Talk about a change. While I enjoyed the Rogue Galaxy Original Soundtrack, the Premium Arrange adds so much to an already fantastic aural setup, I’m not sure where to begin.
Let’s start with the contribution by Yasunori Mitsuda, an arrange of the “Theme of Rogue Galaxy”. Where the original was a choral piece that inspired a sense of depth and awe, this arrange has a far faster pace that grants the listener a sense of high adventure. For myself, I prefer this version as it fits better with how I think of Rogue Galaxy: fast-paced and exciting. The original felt more suited to a deep space adventure (which Rogue Galaxy is), but this almost feels more in keeping with the game’s actual gameplay.
The second track on the disc, “Planet Zelard” is one I actually don’t prefer. I hate to criticize anything Shinji Hosoe does, but this remix is too peppy compared to the original. It loses some of its atmosphere. Standing by itself, it’s a fine piece of work, but given that it’s an arrange, I’ll stick with the original.
“Castle in the Air” is something different too, but in a very good way. The original track often feels a little too flat to convey a sense of height and majesty, and this remedies it. Kenji Ito is the arranger here and does the track a good service by adding a flowing backdrop to the entire piece that it was so sorely lacking.
Takayuki Aihara is probably the least familiar name on the list, but if you’ve played Drag-On Dragoon or Soul Edge/Soul Blade before, you’ve heard Aihara’s work before. Here, “The Labyrinth” is yet another track that brings a lot more atmosphere in its arrange than its original form. Definitely a worthy contribution and inspiring of both place and adventure.
Three more tracks I’m not sure about come up next. “The Crisis” by Yoko Shimomura is excellent, but I’m not sure which version I prefer. The arrange has more body: as is to be expected, but the original had a lot of punch in its own way. “The Ghost Ship” arranged by Norihiko Hibino on the other hand is a definite improvement. Much more intimidating than its game counterpart. Then there’s “Varkogu’s Theme”, which is an utter travesty. I haven’t liked Motoi Sakuraba’s work in a very long while, and it doesn’t do the arrange any favours. It’s a lot of hard synth, erasing the majesty and power of the original track. It’s the one song I could fullheartedly chuck off the disc if it were up to me.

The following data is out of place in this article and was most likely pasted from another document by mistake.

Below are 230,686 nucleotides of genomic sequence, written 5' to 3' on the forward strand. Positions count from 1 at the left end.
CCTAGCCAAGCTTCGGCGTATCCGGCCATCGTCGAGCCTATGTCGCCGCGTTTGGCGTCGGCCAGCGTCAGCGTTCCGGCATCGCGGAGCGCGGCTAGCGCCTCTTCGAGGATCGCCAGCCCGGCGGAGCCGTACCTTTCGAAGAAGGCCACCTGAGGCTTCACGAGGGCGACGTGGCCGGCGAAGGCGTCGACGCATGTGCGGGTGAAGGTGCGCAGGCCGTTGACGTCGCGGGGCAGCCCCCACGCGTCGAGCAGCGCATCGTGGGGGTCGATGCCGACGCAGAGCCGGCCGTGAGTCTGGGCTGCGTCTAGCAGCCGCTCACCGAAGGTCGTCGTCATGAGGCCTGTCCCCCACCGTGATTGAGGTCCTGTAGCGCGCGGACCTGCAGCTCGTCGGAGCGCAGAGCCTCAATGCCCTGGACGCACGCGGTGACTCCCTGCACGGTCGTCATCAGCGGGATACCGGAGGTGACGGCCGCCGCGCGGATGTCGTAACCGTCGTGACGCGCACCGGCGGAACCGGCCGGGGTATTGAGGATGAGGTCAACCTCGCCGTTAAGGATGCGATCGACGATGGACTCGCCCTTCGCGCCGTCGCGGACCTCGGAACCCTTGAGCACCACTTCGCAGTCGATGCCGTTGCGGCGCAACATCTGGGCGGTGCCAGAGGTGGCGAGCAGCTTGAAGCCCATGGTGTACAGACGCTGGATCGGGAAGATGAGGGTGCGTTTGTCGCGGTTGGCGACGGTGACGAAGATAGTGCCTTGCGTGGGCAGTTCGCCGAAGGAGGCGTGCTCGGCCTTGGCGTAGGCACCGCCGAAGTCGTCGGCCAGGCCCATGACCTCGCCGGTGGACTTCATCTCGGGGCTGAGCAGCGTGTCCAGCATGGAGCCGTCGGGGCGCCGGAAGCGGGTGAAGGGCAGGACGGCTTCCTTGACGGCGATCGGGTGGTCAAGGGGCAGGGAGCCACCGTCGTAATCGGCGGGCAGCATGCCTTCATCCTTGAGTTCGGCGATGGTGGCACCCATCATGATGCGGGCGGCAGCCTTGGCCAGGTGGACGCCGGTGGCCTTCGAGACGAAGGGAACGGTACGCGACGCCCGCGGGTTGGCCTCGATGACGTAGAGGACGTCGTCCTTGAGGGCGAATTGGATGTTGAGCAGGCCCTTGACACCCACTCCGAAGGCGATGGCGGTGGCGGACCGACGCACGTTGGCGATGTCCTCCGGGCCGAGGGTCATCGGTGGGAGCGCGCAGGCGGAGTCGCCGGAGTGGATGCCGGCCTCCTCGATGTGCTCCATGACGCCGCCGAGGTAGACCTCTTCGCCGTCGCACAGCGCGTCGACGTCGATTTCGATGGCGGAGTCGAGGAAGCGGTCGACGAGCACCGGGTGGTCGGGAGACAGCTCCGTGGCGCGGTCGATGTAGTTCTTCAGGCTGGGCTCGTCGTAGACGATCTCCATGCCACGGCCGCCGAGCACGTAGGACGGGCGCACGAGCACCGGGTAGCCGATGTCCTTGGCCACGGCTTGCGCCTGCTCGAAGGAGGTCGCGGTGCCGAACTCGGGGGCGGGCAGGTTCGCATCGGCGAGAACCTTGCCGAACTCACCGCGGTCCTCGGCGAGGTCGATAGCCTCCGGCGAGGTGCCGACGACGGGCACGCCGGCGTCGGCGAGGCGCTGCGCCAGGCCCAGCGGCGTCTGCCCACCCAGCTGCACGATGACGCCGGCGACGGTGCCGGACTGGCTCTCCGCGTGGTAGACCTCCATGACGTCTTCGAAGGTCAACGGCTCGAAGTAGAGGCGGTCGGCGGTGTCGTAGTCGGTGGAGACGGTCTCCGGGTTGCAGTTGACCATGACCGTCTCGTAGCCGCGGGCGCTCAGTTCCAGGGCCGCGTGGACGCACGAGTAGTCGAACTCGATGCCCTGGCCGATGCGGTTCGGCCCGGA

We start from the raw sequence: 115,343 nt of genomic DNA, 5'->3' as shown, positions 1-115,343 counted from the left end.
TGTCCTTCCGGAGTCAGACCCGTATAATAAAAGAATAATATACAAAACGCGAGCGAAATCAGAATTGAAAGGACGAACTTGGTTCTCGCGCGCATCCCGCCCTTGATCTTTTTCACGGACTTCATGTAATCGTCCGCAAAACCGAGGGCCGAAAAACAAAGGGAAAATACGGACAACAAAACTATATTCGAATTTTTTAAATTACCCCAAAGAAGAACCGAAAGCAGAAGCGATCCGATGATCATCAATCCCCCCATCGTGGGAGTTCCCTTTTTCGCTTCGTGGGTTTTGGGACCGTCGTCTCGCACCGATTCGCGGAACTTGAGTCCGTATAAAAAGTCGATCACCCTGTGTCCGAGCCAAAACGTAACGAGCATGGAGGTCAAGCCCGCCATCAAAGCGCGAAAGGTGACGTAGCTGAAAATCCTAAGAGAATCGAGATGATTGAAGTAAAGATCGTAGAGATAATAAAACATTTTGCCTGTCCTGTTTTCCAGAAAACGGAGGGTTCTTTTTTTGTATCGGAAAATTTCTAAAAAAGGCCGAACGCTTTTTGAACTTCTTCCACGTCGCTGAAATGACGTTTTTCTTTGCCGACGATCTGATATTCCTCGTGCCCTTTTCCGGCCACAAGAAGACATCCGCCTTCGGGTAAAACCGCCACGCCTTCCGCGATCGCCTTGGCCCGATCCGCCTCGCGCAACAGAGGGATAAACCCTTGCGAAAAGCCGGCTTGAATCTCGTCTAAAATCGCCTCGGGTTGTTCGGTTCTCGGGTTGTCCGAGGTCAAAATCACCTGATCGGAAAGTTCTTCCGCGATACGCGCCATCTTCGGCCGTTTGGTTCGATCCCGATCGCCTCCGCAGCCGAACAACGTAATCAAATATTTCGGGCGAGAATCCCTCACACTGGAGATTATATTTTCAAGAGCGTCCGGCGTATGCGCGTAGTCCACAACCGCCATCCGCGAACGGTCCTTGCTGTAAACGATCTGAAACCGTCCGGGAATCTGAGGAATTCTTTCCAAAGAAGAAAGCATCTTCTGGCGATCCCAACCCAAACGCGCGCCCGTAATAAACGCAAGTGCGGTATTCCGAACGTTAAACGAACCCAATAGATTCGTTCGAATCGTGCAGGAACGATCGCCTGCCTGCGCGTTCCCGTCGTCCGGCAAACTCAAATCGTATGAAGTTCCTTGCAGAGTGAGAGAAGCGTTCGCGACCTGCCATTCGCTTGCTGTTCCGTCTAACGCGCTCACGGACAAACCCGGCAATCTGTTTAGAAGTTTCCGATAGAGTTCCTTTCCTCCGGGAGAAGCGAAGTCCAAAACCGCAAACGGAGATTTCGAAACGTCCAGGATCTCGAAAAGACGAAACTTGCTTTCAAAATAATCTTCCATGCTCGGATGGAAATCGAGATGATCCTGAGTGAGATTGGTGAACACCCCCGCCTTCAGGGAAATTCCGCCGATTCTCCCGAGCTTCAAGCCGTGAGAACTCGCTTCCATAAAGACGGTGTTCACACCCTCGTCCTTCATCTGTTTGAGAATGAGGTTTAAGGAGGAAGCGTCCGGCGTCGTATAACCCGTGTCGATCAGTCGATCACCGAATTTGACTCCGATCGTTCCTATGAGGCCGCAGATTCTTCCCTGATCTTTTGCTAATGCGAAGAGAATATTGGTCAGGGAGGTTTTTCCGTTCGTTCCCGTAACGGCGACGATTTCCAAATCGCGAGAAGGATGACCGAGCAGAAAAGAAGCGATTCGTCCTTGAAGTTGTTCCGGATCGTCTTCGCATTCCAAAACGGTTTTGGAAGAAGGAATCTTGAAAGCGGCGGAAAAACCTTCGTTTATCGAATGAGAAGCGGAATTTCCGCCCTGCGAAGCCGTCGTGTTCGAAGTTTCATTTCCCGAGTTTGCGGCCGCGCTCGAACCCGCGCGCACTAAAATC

“Brave Heart” is probably the hardest track for me to consider. It’s essentially a trance remix of what was a pounding, heroic theme. It’s so wildly different that it’s hard to make a value judgement here. The sound is definitely something I’d expect from Nobuyoshi Sano, seeing as his previous work has included Tekken and Ghost in the Shell: Stand Alone Complex, both of which make heavy use of trance and heavy bass sounds. It’s definitely a good track, but I’m lost as to making a comparison.
Yoshitaka Hirota brings another interesting remix to the table with “Enormous Threat.” It’s not nearly as wildly different as Sano’s work, but still gives the track a very unique sound. Vocals have been added to enhance the acoustics and it works quite nicely. A very atmospheric piece, with a lot of body and intensity.
Finally, the venerable Noriyuki Iwadare gives us a remix of the ending theme for Rogue Galaxy: “Dreaming My Way Home.” Iwadare is best known for his work on the Lunar series of games, and this arrange shows he hasn’t lost his touch for crafting heart-warming melodies. Using the original track’s gentle, uplifting melody as a basis, he’s removed the vocals and made it a fully instrumental piece. It works beautifully, and any Lunar fan might recall tracks like those of Meribia village and so forth. One of the best piece on the album.
Overall, the Rogue Galaxy Premium Arrange is a definite gem and brings a whole new level of quality to the game’s already engrossing sounds. An excellent purchase for any music lover, gaming or otherwise.